A slab for example has two variants (up, down), which have different collision boxes:

	collisionboxByType: {
		"*-down": { x1: 0, y1: 0, z1: 0,   x2: 1, y2: 0.5, z2: 1 },
		"*-up": { x1: 0, y1: 0.5, z1: 0,   x2: 1, y2: 1, z2: 1 }

The char * stands for anything. In this case it ignores the code of the item.

Furthermore this opens up even more possbilities for more advanced selectors like this one for doors: *-north-*-opened-left. This will ignore the second variantgroup. Additionally ByType can also be used for child properties:

	collisionboxnbox: { 
		x1: 0, y1: 0, z1: 0.875, x2: 1, y2: 1, z2: 1,
		rotateYByType: {
			"*-north-*-opened-left": 90,
			"*-north-*-closed-left": 0,
			"*-west-*-opened-left": 180,
			"*-west-*-closed-left": 90,

			"*-east-*-opened-left": 0,
			"*-east-*-closed-left": 270,
			"*-south-*-opened-left": 270,
			"*-south-*-closed-left": 180,

			"*-north-*-opened-right": 270,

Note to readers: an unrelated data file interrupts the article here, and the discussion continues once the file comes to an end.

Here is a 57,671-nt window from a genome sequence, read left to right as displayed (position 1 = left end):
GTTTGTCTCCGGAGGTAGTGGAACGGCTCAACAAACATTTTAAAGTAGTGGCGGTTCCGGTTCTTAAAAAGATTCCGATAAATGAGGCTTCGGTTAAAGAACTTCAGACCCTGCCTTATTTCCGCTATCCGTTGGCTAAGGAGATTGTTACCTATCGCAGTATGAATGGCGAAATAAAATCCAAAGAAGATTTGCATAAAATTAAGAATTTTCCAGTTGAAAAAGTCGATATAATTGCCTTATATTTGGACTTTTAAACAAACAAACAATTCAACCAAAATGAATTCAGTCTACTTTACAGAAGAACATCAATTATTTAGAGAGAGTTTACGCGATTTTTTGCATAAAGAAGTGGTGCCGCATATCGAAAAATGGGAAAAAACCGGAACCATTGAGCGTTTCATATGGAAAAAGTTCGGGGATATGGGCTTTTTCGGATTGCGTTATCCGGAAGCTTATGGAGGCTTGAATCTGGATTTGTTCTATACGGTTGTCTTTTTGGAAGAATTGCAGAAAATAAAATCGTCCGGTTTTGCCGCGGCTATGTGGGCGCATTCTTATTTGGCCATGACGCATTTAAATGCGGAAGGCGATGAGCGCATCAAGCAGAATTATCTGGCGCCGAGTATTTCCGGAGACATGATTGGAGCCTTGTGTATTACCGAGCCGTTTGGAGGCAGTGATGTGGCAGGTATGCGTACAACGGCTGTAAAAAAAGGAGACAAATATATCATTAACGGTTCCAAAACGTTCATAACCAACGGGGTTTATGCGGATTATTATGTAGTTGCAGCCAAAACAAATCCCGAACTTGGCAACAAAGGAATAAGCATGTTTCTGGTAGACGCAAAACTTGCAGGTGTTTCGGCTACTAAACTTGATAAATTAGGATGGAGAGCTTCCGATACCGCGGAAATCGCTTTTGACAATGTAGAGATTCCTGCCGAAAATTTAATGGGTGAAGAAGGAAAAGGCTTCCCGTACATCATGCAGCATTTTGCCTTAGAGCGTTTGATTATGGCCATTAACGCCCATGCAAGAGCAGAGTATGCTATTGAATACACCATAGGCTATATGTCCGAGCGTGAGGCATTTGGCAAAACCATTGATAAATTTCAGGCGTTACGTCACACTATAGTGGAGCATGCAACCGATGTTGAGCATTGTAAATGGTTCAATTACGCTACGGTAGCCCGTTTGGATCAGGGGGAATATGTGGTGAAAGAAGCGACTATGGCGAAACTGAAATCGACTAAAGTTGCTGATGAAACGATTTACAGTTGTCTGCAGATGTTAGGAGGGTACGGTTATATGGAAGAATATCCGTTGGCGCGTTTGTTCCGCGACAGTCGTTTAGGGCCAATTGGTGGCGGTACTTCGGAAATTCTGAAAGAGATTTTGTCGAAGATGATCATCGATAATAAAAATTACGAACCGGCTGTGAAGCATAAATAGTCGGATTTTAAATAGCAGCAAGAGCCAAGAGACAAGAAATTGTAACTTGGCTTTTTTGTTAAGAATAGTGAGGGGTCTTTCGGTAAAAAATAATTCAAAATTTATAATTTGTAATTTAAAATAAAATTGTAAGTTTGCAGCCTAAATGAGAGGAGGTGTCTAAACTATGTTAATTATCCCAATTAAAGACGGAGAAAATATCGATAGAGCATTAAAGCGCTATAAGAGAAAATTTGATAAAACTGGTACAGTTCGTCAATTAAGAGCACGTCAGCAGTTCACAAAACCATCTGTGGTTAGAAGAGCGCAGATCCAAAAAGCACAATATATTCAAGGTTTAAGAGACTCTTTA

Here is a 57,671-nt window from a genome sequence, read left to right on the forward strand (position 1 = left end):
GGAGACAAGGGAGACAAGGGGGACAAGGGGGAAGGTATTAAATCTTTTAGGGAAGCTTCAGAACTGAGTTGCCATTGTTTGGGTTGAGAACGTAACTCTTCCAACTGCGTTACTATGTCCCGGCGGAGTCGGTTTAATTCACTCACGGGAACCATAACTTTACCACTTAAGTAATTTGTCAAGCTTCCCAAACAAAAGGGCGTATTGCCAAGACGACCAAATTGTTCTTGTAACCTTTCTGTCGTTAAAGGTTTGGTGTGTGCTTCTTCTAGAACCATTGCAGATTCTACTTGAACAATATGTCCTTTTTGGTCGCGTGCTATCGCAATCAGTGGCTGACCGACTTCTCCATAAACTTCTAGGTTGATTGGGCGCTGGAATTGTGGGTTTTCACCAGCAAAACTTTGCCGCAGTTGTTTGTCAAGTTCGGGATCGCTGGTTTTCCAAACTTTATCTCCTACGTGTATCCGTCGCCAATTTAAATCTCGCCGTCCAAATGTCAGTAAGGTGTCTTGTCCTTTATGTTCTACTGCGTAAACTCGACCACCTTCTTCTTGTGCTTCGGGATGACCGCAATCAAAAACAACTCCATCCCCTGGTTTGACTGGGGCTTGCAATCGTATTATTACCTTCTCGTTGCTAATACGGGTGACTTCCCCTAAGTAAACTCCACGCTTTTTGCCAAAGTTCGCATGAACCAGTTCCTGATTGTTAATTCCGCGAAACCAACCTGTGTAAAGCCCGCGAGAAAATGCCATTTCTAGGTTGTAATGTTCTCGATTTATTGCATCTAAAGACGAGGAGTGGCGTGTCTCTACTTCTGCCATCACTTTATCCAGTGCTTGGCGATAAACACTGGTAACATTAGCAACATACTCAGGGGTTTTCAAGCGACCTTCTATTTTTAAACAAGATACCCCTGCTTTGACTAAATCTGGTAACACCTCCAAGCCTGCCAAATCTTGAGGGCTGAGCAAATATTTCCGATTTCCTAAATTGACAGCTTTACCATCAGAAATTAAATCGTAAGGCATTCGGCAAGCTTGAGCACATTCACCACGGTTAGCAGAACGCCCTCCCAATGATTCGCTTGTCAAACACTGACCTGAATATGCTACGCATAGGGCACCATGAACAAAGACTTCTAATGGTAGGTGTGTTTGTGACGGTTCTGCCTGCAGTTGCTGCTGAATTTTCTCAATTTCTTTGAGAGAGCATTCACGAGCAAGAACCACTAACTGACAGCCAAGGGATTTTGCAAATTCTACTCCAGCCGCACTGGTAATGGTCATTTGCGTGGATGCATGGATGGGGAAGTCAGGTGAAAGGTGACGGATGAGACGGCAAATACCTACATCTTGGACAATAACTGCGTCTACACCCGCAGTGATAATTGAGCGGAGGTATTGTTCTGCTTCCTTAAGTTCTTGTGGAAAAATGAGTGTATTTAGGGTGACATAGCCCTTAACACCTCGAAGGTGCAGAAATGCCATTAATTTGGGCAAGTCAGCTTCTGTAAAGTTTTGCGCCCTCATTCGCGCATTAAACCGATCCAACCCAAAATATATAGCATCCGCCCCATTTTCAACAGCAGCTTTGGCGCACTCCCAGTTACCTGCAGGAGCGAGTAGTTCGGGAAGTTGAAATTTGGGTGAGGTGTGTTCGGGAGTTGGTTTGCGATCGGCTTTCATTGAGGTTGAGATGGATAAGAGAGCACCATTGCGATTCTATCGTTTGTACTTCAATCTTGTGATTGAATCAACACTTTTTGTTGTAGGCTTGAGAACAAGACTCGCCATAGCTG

"*-north-*-closed-right": 0,
			"*-west-*-opened-right": 0,
			"*-west-*-closed-right": 90,

			"*-east-*-opened-right": 180,
			"*-east-*-closed-right": 270,
			"*-south-*-opened-right": 90,
			"*-south-*-closed-right": 180

ByType properties are handled by RegistryObjectType.solveByType.

Placeholder substitution

Placeholders allow variant values to be substituted inside of strings. They often involve less repetition as compared to using ByType properties.

The primary syntax is "before{variant_group_code}after", where variant_group_code is the name of a variant group. For every resolved variant, variant_group_code is replaced by the value of that variant code within the resolved variant object.

The following json example uses a placeholder to define the texture for multiple variants. In it, the resolved variant axe-copper will use block/metal/ingot/copper as its metal texture.

	code: "axe",
	variantgroups: [
		{ code: "metal", states: ["copper", "tinbronze", "bismuthbronze", "blackbronze", "gold", "silver", "iron" ] },
	textures: {
		"metal": { base: "block/metal/ingot/{metal}" },